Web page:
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Clin Transl Sci. 2009 Dec;2(6):431-5. doi: 10.1111/j.1752-8062.2009.00168.x.

Correlates of valvular ossification in patients with aortic valve stenosis.

Author information

1
Department of Internal Medicine, The Ohio State University Medical Center, Columbus, Ohio, Pennsylvania, USA. Steven.Ing@osumc.edu

Abstract

Valvular calcification may include a regulated process of active ossification; however, the determinants of ossification are unclear. The aim of this study was to identify subject and disease characteristics associated with valvular ossification among patients with calcified aortic valves. Medical records were reviewed for variables associated with aortic stenosis and skeletal bone in a series of 195 patients requiring aortic valve excision. Thirty patients had valvular bone on histopathology. Univariate analyses suggested that warfarin therapy (p= 0.004), African American race (p= 0.006), height (p= 0.03), and male sex (p= 0.07) were associated with greater odds of valvular ossification while diabetes was associated with lower odds (p= 0.07). Multivariate analysis demonstrated that warfarin use (OR 5.7; 95% CI: 1.5-21.3; p= 0.009) and African American race (OR 8.3; 95% CI: 1.8-39.0; p= 0.007) were strongly and independently associated with increased odds of valvular ossification. Valvular ossification was not associated with greater ossification of costochondral cartilage on chest radiography. Warfarin therapy and African American race were associated with increased risk of valvular ossification in patients with aortic stenosis. Future studies are needed to confirm this finding and determine if inhibition of matrix GLA protein by warfarin mediates this effect.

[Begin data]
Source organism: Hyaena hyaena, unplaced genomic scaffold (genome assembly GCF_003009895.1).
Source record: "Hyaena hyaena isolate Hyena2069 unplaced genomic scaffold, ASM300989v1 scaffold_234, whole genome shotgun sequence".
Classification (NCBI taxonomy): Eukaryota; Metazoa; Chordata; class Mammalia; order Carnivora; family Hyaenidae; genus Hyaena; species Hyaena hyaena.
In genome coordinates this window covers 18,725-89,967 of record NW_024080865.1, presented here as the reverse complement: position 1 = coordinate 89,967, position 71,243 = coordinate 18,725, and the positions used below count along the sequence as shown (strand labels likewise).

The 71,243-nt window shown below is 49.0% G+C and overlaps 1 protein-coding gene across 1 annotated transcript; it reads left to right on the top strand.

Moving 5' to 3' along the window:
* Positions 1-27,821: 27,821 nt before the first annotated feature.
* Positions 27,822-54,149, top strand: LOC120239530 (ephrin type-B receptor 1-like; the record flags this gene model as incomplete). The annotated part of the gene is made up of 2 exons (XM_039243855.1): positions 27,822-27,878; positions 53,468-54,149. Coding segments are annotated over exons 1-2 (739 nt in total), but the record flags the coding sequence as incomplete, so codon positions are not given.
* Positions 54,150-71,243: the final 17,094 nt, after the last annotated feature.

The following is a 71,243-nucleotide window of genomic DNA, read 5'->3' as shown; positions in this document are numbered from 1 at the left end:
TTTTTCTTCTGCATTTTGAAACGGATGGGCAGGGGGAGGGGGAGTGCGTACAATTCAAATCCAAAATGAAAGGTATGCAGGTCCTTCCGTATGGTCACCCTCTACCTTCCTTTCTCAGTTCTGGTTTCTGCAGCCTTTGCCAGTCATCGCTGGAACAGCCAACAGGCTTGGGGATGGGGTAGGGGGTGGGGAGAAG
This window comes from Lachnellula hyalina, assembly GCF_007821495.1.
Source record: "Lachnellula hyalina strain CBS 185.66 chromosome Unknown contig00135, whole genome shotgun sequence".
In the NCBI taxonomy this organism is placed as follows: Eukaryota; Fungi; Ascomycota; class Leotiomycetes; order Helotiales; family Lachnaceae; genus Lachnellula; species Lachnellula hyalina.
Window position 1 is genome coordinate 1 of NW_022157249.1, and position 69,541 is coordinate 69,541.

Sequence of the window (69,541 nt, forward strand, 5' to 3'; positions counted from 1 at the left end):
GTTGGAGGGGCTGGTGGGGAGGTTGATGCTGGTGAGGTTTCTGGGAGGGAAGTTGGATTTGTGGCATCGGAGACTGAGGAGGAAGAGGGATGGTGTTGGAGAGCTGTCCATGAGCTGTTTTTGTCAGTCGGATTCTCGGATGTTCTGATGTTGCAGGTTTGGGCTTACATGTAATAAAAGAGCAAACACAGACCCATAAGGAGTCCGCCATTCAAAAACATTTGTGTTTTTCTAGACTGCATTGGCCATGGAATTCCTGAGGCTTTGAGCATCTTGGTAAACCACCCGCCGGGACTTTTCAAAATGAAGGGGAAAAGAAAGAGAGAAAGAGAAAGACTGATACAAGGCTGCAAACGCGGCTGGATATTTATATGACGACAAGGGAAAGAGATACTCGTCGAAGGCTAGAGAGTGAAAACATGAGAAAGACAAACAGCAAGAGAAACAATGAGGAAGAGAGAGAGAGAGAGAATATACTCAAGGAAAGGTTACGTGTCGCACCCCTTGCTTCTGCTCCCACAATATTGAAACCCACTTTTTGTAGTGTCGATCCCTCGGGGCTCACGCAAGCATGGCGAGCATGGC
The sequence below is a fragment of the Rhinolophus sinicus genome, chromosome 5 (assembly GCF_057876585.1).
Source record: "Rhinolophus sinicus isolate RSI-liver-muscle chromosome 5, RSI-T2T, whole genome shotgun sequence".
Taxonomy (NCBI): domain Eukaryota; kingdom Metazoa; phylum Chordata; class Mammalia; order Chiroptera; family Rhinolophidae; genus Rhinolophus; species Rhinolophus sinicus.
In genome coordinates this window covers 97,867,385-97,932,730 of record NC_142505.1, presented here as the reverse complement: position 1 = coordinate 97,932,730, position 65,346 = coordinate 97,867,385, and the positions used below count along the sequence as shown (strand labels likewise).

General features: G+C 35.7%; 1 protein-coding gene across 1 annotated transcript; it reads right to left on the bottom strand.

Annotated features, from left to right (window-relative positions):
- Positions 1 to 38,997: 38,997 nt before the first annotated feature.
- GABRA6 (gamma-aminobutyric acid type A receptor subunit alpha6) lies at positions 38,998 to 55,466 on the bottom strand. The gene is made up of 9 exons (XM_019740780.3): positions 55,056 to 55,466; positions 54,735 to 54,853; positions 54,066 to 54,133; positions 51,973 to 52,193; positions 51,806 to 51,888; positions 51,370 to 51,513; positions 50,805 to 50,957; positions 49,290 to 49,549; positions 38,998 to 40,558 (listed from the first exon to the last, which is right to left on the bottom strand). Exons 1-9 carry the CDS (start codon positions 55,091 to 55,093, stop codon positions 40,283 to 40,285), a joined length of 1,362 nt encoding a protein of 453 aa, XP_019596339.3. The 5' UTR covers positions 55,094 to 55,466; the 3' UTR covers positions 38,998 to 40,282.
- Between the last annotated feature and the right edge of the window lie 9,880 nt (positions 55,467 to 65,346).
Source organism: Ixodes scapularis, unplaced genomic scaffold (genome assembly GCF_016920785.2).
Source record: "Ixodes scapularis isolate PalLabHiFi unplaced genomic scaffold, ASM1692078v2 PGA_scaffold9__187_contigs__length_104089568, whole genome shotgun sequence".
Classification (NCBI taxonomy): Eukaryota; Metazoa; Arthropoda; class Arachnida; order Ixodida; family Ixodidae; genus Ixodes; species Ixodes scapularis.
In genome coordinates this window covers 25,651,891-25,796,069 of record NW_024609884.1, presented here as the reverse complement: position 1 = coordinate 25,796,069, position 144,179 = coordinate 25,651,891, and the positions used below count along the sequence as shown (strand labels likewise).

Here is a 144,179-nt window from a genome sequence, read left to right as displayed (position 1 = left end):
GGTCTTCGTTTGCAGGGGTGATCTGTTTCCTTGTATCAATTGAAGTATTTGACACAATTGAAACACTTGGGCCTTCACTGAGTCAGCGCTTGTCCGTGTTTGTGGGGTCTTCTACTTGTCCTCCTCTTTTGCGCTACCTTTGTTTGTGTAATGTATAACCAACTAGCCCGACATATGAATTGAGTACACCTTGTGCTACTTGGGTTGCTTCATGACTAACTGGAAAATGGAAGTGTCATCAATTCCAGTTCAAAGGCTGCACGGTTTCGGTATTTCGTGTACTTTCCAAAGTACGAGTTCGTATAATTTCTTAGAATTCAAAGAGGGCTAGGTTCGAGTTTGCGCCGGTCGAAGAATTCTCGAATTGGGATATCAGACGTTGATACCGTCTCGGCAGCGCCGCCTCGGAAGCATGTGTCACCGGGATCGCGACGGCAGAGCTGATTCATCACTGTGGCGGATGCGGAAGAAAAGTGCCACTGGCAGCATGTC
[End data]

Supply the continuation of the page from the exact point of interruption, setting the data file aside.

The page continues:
PMID:
20443935
PMCID:
PMC5350723
DOI:
10.1111/j.1752-8062.2009.00168.x
[Indexed for MEDLINE]
Free PMC Article

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